Wrzosowo (Dygowo)

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Wrzosowo ( German  Fritzow ) is a village in the West Pomeranian Voivodeship in Poland . It belongs to the Gmina Dygowo (rural community Degow) in the powiat Kołobrzeski (Kolberger Kreis) .

Site (photo from 2009)
Village church (photo from 2008)

Geographical location

The village is located in Western Pomerania , about 115 kilometers northeast of Stettin and about 20 kilometers southeast of Kołobrzeg (Kolberg) .

The Voivodship Road 163 runs through the village from west to south-east , the course of which here corresponds to the former Reichsstrasse 124 . The closest neighboring towns are in the west a little off the voivodship road Jazy (Jaasde) , in the north Jażdże (Jaasder Katen) , in the north-east Skoczów (Schötzow) , in the south-east along the voivodship road Łykowo (Leikow) and in the south-west, separated by the Persante river , Kłopotowo (Klaptow) .


The village was laid out in the Duchy of Pomerania in the 13th century during the German East Settlement in the form of an anger village. The village was mentioned for the first time in a document from 1240, which included an extensive exchange of countries and rights between Duke Barnim I of Pomerania and Bishop Konrad III. von Cammin, then with the place name "Vressow".

In 1263, Hermann von Gleichen , the Bishop of Cammin , founded the parish church in Fritzow and established the area of ​​the new parish church. The villages of Lübchow , Klaptow , Peterfitz , Jaasde , Leikow and Poldemin were parished after Fritzow .

The seal of a Borco de Vressow is handed down from 1282, so the village should have been a residence of the Pomeranian primeval Borcke family at that time. In 1283 the Kolberg nunnery acquired a third of the village, but soon lost it again.

In the 14th century Fritzow appeared together with the nearby cleaner as a fief of the noble Damitz family . In the 16th century it belonged to a Lucas Femer, with whom the Pomeranian noble family Vemer died out.

In the 18th century the ownership of Fritzow was temporarily divided into two parts. Members of the Damitz family were again among the owners . Finally, Catharina Maria von Blankensee, born von Münchow , managed to unite all of Fritzow in her hand. In 1770 she bought the smaller share from Lieutenant General Dubislaw Friedrich von Platen , and in 1772 the larger share from one of Damitz. She handed over Fritzow to her daughter and her husband in 1774.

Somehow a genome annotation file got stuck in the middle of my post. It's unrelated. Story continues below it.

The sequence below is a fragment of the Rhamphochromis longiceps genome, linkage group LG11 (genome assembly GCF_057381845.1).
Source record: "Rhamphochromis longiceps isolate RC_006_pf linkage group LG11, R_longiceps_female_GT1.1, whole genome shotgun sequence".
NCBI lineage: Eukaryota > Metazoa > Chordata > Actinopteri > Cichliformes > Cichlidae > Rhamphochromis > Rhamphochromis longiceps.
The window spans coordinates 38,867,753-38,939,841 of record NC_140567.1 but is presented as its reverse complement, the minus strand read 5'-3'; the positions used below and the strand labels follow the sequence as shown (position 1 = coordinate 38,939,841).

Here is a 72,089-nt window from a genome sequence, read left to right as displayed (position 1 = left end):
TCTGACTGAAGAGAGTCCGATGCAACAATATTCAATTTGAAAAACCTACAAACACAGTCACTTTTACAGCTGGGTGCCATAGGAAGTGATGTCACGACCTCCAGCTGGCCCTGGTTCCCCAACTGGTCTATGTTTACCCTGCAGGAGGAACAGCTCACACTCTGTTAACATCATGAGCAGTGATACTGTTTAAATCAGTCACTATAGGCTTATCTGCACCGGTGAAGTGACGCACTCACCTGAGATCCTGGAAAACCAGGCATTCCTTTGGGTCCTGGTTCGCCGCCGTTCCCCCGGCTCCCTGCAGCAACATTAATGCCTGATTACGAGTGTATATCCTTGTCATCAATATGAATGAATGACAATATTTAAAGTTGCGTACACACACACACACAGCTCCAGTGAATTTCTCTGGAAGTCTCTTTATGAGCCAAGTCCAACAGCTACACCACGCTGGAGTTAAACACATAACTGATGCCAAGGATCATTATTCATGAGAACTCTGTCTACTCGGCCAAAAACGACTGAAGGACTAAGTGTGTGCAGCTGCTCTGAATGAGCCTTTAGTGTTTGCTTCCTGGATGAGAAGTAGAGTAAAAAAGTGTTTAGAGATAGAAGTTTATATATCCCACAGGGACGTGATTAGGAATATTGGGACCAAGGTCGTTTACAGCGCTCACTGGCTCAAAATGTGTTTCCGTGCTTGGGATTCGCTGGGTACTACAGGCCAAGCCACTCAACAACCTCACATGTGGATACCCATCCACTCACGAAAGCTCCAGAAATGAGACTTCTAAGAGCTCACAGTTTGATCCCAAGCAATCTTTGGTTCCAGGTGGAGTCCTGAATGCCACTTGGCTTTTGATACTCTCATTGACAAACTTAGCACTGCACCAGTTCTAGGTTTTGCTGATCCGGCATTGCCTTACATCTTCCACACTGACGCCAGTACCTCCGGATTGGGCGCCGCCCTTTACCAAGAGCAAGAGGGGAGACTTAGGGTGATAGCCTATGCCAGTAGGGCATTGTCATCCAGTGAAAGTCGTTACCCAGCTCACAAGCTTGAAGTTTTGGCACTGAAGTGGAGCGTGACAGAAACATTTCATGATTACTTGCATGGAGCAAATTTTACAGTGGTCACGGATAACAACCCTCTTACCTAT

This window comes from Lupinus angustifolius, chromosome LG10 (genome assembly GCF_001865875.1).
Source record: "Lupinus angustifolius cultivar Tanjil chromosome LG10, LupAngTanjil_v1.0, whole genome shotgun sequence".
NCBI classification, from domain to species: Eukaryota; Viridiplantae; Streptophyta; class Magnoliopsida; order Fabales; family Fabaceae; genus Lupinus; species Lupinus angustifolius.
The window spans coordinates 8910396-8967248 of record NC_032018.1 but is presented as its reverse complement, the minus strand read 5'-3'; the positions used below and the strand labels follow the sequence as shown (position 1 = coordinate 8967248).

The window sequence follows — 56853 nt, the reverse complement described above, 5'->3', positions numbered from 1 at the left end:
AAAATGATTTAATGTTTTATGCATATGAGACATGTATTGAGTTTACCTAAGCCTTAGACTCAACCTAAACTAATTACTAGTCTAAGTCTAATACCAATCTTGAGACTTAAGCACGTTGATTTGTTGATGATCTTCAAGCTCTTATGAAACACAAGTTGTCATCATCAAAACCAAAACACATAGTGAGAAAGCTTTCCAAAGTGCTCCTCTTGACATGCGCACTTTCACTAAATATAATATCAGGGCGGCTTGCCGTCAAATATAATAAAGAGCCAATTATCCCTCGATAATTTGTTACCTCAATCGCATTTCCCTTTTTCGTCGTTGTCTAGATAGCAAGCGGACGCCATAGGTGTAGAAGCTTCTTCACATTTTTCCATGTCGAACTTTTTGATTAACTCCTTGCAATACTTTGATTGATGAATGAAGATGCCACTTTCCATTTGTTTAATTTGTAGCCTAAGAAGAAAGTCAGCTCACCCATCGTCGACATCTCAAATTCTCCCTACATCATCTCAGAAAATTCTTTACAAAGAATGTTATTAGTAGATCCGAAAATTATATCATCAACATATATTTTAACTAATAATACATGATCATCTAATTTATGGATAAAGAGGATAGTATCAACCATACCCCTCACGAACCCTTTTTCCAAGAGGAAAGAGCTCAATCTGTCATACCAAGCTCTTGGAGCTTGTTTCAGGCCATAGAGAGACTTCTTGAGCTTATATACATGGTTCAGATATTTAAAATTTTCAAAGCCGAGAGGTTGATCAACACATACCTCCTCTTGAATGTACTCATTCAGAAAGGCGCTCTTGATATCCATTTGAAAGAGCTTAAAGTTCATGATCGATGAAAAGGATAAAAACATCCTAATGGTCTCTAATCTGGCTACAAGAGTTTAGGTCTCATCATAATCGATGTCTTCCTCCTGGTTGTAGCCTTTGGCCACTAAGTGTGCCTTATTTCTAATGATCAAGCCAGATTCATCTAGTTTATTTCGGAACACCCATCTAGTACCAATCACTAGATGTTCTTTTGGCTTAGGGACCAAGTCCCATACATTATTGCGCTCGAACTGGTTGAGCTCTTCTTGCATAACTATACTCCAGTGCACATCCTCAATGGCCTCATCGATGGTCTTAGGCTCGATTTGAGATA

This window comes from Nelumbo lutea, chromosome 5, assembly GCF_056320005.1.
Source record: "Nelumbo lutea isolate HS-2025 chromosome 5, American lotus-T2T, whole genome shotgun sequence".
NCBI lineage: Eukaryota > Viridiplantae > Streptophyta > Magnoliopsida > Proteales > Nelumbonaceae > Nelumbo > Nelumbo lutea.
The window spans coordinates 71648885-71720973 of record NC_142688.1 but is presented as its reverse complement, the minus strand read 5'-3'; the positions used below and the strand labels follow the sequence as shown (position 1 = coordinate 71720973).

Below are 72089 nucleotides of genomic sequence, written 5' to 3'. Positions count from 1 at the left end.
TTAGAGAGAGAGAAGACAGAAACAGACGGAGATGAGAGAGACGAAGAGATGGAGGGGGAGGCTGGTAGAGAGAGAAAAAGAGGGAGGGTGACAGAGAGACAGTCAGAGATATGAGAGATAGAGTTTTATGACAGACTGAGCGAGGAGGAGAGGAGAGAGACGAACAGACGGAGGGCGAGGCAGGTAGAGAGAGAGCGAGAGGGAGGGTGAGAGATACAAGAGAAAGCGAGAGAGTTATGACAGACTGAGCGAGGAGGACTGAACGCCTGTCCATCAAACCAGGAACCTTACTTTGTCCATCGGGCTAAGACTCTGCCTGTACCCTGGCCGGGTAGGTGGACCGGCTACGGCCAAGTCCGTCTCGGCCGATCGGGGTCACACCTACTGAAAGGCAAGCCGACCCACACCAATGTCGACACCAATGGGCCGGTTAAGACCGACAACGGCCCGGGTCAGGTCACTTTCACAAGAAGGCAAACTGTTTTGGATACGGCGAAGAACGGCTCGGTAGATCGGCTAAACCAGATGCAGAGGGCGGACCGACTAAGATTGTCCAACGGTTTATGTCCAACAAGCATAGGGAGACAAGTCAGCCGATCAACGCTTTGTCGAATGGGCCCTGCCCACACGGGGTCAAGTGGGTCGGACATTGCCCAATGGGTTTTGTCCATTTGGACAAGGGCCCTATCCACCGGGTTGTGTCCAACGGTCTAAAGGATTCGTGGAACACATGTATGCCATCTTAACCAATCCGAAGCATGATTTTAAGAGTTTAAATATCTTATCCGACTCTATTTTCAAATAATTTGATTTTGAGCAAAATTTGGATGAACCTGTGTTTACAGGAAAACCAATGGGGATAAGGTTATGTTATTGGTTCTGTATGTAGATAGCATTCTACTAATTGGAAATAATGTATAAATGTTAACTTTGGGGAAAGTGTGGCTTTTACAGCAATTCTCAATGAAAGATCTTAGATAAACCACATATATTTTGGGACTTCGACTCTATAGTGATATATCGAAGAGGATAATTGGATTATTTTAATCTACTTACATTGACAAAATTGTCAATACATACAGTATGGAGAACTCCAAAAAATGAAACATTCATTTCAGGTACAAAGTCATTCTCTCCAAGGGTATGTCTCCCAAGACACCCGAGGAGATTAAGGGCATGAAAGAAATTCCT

In Ludwig Wilhelm Brüggemann's detailed description of the current state of the Royal Prussian Duchy of Western and Western Pomerania (1784), Fritzow is listed among the noble estates of the Principality of Cammin . At that time there was a Vorwerk in Fritzow, the farm, a preacher, six farms, a parish farmer, a schoolhouse and a jug, a total of 21 households ("fire places").

Fritzow changed hands several times during the 19th century.

In 1859 the Belgard – Kolberg railway line was built north and east of the village . A train station was set up on the border with Leikow , which was named after the more important Fritzow. A settlement developed near the train station in the area of ​​the municipality of Leikow, officially called Fritzow train station , often also called Neu Leikow.

The larger Fritzow estate and the smaller Fritzow rural community had coexisted since the 19th century . As of 1905 the Fritzow manor district comprised 478 hectares of land and had 232 inhabitants, the rural community Schötzow only 277 hectares of land and 164 inhabitants. With the dissolution of the manor districts in Prussia, the Fritzow manor district was incorporated into the Fritzow rural community in 1928.

Fritzow was in the Fürstenthum district until 1872 and when it was divided it became part of the Kolberg-Körlin district . Before 1945 there was no other place to live besides Fritzow in the community.

Towards the end of the Second World War , Fritzow was captured by the Red Army on March 6, 1945 . The residents had to leave the village on March 24, 1945, but gradually returned after three weeks. On July 1, 1945, the Polish militia took control of the police, carried out several arrests and began to evict the residents from November 1945 . The eviction of the village population was slower than in other villages, as the Polish military administration had taken over the estate and had residents there work for them. In the 1970s there were still five German families living in the village.

The place name was Polonized to "Wrzosowo". Today the place belongs to Gmina Dygowo (rural community Degow) .

Development of the population

  • 1816: 125 inhabitants
  • 1855: 304 inhabitants
  • 1885: 321 inhabitants
  • 1905: 396 inhabitants
  • 1919: 389 inhabitants
  • 1933: 366 inhabitants
  • 1939: 368 inhabitants

See also


  • Heinrich Berghaus : Land book of the Duchy of Pomerania and the Principality of Rügen . Part III, Volume 1, Anklam 1867, pp. 320-321 ( online ).
  • Manfred Vollack : The Kolberger Land. Its cities and villages. A Pomeranian homeland book. Husum Druck- und Verlagsgesellschaft, Husum 1999, ISBN 3-88042-784-4 , pp. 193-204.

Web links

Commons : Fritzow  - Collection of Images
  • Fritzow at the Kolberger Lande association


  1. Ludwig Wilhelm Brüggemann : Detailed description of the current state of the Royal Prussian Duchy of Western and Western Pomerania . Part II, Volume 2, Stettin 1784, pp. 559-560 ( online ).
  2. ^ Community Fritzow in the Pomeranian information system.
  3. a b c d e f g Manfred Vollack : The Kolberger Land. Its cities and villages. A Pomeranian homeland book. Husum Druck- und Verlagsgesellschaft, Husum 1999, ISBN 3-88042-784-4 , p. 196.

Coordinates: 54 ° 7 '  N , 15 ° 49'  E